Like the other day. It was about 3:30 in the afternoon and we were still not done with what I wanted us to accomplish in our school day. Key word, “I”. Mainly because I’m one person and they are three people. And I’m not a great juggler. And I’m a recovering perfectionist.

So I broke. I put people in time-out because they wouldn’t stop touching each other (“stop touching me!“). And I ran away. Well, not far. I just walked outside to take out the trash and saw the hammock and decided to hide. I cocooned myself in the hammock webbing and looked up at my God through the holes and with quiet tears I told Him, “I can’t do this, Lord. I can’t teach three kids. I can’t give them the kind of education that a school could give them.”

And you know what He said to me as quick as my next breath, “I haven’t called you to give them a school. I’ve called you to give them you.” I almost choked on the thought. And with more tears I spoke healing, confession words, blanketed in His sweet love and grace.

About seven minutes later the kids found me. And they made me smile.

 

“For am I now seeking the approval of man, or of God? Or am I trying to please man? If I were still trying to please man, I would not be a servant of Christ.”
Galatians 1:10

“Do all to the glory of God.”
1 Corinthians 10:31

 

I know that not all of you homeschool. Amen. But if you’re a mom, then you’ve probably felt the pressure of “I can’t do this.” And you know what our sweet Daddy-God says in the kindest, most empowering voice, “I’ve called you to give them you.”

I often get on this soapbox, but as God’s child, He has crafted you and me — purposed us — for the life we live. I believe that with every ounce of my being. He has designed us both for the easy and the pull-your-hair-out hard. For the marriages we have (or don’t have) and the specific kids we raise (for however long He allows us raise them). Nothing enters our lives apart from His pursuing love.

The key when life gets out of whack and we want to hide in the hammock is to remember. Remember why we do what we do. Remember who we are, rooted in Whose we are. Remember that we’re lavished in the purposeful love of our God.

Remember.

Last night when that movie reached the end, the main character’s husband looked at her and said, “Your job (motherhood) is…important.” I lost it. Because something in me forgets. Or maybe that truth just gets suppressed under the infinite loads of laundry.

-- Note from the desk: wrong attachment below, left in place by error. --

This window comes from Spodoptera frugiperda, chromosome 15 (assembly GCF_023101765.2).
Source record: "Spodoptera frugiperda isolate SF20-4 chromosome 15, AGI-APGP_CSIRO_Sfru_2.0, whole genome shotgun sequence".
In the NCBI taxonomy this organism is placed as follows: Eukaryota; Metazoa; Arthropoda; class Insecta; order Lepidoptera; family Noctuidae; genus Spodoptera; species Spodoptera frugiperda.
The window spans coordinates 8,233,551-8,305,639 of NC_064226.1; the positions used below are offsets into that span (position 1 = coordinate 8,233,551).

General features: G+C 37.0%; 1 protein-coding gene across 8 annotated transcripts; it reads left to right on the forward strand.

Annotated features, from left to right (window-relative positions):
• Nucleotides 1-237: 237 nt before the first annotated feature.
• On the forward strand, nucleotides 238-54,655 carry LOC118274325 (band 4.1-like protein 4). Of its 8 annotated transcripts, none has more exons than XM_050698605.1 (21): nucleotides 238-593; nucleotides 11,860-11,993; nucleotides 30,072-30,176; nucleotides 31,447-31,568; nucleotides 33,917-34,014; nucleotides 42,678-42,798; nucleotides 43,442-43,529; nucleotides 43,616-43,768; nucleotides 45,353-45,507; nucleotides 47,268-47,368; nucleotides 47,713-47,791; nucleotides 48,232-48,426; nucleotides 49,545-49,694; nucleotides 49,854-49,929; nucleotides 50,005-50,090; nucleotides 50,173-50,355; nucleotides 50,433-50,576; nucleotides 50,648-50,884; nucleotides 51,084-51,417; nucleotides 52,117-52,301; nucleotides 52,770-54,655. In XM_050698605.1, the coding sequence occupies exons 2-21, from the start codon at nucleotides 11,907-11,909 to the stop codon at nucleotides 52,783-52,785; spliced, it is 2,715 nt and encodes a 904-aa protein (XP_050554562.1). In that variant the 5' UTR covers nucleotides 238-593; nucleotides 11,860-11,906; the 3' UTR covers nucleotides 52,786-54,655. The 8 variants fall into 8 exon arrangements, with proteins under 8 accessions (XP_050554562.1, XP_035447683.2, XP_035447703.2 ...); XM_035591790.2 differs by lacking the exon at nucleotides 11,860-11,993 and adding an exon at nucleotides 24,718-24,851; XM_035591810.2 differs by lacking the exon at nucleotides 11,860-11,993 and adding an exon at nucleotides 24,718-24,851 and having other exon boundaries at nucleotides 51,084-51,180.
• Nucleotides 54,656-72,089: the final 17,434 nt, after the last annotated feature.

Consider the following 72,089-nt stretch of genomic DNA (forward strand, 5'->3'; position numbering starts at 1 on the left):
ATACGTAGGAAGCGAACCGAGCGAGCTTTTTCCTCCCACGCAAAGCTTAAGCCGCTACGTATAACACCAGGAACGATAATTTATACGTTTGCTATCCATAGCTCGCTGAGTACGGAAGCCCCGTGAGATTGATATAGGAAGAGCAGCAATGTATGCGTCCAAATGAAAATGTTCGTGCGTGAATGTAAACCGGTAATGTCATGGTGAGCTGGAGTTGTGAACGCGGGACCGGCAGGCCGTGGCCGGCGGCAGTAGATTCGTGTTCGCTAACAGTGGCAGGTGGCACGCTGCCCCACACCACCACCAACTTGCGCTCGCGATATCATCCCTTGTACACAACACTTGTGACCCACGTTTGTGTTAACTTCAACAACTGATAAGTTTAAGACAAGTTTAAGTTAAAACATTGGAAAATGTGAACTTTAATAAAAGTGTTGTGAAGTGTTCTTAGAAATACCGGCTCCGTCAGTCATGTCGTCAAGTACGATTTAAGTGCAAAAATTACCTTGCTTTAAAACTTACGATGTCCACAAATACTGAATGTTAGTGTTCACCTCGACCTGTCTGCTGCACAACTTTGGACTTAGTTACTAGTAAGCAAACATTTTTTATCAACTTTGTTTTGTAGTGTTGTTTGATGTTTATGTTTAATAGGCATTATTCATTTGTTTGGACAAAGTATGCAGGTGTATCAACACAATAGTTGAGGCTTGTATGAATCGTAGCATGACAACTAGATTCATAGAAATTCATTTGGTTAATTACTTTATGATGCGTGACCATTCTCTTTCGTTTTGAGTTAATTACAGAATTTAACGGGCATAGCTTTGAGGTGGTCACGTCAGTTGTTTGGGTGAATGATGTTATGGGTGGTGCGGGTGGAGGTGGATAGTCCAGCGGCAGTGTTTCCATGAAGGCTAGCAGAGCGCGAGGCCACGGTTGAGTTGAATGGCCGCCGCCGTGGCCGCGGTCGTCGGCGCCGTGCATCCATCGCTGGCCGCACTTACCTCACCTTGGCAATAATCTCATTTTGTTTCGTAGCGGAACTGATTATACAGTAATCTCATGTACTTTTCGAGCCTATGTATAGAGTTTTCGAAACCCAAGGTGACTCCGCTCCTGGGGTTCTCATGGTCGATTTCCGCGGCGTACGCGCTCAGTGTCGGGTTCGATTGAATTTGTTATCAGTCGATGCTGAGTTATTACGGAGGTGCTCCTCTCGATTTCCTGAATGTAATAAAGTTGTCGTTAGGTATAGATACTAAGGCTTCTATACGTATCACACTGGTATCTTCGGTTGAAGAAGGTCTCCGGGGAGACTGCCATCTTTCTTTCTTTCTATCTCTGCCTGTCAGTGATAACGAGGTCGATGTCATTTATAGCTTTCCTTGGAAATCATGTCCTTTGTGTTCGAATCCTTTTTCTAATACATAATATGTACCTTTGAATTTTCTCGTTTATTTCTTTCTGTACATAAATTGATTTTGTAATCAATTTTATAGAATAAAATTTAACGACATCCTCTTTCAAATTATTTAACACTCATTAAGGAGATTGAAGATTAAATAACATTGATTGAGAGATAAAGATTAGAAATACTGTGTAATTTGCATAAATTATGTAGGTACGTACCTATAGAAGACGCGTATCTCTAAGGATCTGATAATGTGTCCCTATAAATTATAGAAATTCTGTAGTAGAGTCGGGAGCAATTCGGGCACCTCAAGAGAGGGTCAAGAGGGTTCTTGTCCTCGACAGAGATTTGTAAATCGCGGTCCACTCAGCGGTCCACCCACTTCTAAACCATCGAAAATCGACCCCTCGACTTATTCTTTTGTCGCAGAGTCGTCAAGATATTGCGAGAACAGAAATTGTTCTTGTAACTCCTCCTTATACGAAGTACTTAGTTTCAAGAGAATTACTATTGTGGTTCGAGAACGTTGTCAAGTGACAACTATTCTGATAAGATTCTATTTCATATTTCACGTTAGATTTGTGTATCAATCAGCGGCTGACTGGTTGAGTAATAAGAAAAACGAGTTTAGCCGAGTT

Motherhood is important. It is. And we’re not designed to do it on our own. We have a God who is willing and ready to meet us right in the middle of the messy days…and even messier houses. He meets us right there, gently pushes back the pieces of hair covering our eyes, and says, “Just give them you.” Just give them you.

 
Fill me, Lord…

What inspires your motherhood these days?
 

sow in hope {encouragement for moms}

A mentor recently asked me how motherhood was going. I was honest. “It’s hard,” I said, “Mainly because I can get discouraged in teaching the same lessons to the same child over and over and over and over again, wondering if they’ll ever get it.” She kindly chuckled with a touch of sympathy. Then she said something that hasn’t left my mind.

She said, “Remember to sow in hope, Lara. Sow in hope of the harvest.”

I have chewed on those words ever since. Sow in hope. Sow in hope. And I’ve asked God to expand those words in my spirit.

 

sow in hope

 

I’m not a farmer. But my grandparents were farmers. And I remember us taking trips to Tennessee for visits. We’d usually arrive in their gravel driveway just as the late afternoon sun was starting to set over the hills. Cows would be grazing in his pastures. His tractor would be resting in the field. And with the smell of my grandmother’s southern cookin’ lingering in the air, we would take a walk through their garden and they would talk about rain levels and hopes of a coming harvest.

I didn’t pay much attention.

But I learned this. I learned that a farmer sows seeds in hope. He cultivates the ground and pushes seeds into the earth. He pulls weeds and feeds and waters. He sweats and prays. But he doesn’t make the seeds grow. Only God can actually bring the harvest.

 

I (Paul) planted, Apollos watered, but God gave the growth. So neither he who plants nor he who waters is anything, but only God who gives the growth.
1 Corinthians 3:6-7

 

I’ve thought a lot about what this sowing and reaping looks like in motherhood. And I know that many of us will struggle with the idea of sowing in hope because it means a release of control — or perceived control. It means years of pushing the seeds of God’s word down into the soil of the hearts of our kids — one by one, day in and day out — without always seeing visible signs of growth. But if we don’t sow in hope of a coming harvest then discouragement will press down. And discouragement is not our inheritance in Christ.

It may not be a tomorrow harvest. Or even a next day harvest. But God does have a good plan. He’s writing our story just as much as He’s writing their story. And His loving Father heart can be trusted.

We sow. We water. We sweat. We pray. But we do it all in hope. We do it resting in the God of hope. Because He alone brings the growth. He alone brings the harvest.

 
Fill me, Lord…

How does this “sowing in hope” challenge or encourage you?
 

x